Officials have given final approval to build 20 apartments for Jewish settlers where a Palestinian hotel once stood in occupied east Jerusalem, Israeli media reported yesterday. The reports came as the prime minister Benjamin Netanyahu held talks at the White House with President Barack Obama as the two sides sought to defuse a two-week row over previous settlement building plans also in the disputed territory.
Officials approved the project by US millionaire Irving Moskowitz to build luxury apartments at the site of the former Hotel Shepherd in east Jerusalem's Sheikh Jarrah quarter, Israeli public radio and the Ynet news website reported. Israeli public radio said the Jerusalem authorities had given preliminary approval to Mr Moskowitz's project last July, and last week gave the final go ahead to tear down the Hotel Shepherd and begin construction of the apartments.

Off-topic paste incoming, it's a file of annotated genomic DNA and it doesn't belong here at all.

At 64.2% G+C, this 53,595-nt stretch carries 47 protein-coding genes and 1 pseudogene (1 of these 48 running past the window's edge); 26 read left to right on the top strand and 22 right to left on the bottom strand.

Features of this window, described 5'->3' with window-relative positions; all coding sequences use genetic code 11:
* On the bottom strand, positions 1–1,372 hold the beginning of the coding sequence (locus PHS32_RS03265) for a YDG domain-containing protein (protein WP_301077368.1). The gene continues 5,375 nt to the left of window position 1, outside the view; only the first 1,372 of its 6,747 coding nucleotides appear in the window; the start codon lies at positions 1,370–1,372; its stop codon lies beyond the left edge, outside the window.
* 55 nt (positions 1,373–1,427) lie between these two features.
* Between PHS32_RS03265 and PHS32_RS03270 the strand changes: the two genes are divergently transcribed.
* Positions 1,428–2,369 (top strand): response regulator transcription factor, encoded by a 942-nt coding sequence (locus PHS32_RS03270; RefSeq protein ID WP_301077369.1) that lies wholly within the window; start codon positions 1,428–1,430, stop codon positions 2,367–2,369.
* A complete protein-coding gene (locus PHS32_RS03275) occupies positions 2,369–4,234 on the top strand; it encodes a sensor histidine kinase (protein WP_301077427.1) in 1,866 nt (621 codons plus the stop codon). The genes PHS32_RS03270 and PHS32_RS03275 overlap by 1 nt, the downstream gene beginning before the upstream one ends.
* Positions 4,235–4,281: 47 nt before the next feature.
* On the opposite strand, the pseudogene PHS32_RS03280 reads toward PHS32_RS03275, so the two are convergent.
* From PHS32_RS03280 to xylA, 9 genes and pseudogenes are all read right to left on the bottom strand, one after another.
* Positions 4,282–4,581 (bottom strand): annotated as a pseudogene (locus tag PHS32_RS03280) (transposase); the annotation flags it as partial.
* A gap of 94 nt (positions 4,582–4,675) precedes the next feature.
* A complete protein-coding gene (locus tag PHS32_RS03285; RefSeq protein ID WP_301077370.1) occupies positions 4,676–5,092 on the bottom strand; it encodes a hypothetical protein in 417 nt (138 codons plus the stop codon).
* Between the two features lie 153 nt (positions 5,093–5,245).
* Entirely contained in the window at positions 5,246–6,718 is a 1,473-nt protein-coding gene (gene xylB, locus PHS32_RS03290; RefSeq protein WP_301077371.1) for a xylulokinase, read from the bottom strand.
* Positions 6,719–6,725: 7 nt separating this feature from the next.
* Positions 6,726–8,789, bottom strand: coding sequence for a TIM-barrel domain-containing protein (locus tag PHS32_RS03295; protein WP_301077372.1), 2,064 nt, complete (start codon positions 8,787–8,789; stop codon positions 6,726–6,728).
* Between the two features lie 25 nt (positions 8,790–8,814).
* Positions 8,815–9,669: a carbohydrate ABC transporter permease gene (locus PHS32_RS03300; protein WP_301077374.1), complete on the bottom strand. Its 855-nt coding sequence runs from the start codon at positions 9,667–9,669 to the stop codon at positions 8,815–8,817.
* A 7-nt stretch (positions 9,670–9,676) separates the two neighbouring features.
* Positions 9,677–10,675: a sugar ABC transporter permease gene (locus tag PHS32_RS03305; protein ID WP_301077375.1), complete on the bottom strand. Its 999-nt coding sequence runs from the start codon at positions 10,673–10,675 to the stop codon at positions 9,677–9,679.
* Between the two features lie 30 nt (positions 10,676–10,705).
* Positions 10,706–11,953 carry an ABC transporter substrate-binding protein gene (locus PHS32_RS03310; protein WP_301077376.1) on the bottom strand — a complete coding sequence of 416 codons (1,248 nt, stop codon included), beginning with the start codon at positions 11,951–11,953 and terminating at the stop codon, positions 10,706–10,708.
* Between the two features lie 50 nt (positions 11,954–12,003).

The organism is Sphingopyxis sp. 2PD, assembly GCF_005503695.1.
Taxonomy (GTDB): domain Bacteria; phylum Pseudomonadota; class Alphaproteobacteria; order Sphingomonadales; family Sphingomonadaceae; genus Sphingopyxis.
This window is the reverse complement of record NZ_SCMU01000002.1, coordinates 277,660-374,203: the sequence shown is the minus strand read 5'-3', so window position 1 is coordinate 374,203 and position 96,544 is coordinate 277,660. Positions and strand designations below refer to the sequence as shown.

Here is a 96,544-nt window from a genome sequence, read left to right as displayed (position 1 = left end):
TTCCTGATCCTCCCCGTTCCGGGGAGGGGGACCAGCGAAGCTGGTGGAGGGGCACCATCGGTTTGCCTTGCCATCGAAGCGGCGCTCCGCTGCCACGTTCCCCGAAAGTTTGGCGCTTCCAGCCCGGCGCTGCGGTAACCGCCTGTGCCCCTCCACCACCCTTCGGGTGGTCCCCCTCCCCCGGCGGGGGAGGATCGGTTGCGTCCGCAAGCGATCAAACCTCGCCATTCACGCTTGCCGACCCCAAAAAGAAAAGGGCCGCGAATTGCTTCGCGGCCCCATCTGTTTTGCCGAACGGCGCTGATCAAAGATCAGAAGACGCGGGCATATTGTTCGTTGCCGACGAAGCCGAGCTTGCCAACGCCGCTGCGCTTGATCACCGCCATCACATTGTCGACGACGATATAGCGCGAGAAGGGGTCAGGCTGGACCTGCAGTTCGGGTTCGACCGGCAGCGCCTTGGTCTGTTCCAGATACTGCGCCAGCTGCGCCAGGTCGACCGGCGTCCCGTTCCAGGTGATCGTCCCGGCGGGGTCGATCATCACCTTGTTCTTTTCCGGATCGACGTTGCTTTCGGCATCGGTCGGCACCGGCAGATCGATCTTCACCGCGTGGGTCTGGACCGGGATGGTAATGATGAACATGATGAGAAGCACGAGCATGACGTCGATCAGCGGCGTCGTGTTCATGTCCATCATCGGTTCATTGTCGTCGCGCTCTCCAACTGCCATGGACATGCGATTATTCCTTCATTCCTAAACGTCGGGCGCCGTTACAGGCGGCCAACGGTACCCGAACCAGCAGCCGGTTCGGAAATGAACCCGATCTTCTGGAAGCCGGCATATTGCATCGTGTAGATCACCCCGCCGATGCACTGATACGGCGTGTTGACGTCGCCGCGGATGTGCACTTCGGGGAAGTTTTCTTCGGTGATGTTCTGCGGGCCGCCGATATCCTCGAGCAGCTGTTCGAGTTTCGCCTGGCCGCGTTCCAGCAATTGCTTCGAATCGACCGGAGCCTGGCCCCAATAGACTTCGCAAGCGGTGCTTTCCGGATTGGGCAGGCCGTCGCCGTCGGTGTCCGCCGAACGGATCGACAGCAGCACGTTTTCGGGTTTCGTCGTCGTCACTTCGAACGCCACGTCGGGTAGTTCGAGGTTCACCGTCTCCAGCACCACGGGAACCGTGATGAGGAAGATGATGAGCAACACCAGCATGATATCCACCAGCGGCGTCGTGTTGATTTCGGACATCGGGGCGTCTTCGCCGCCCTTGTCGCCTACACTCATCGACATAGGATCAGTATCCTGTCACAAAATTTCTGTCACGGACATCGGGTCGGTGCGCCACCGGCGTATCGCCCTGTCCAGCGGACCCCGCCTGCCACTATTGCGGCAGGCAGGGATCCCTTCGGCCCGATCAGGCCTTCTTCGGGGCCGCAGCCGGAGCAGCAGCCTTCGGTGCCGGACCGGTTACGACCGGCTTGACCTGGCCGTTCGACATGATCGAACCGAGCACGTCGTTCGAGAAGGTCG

The Peace Now anti-settlement movement denounced the approval of the 20 new apartments. "The Jerusalem authorities are leading an independent policy which has disastrous consequences on the chances of reaching an agreement with the Palestinians," said Hagit Ofran, one of the group's directors. Netanyahu was unable to control the actions of the city council, she added. But a Jerusalem city spokesman decried as "provocations" attempts to use the announcement to damage Netanyahu's visit to the United States.
"Once the construction permits have been paid for they are automatically issued," the spokesman said on public radio. Mr Netanyahu has shown no signs of caving in to US demands to halt the construction of new settler homes in east Jerusalem. Relations between the two close allies are in the midst of their worst crisis in years, sparked by Israel's announcement on March 9 of plans to build 1,600 new settler homes elsewhere in east Jerusalem just as the US Vice President Joe Biden visited the country.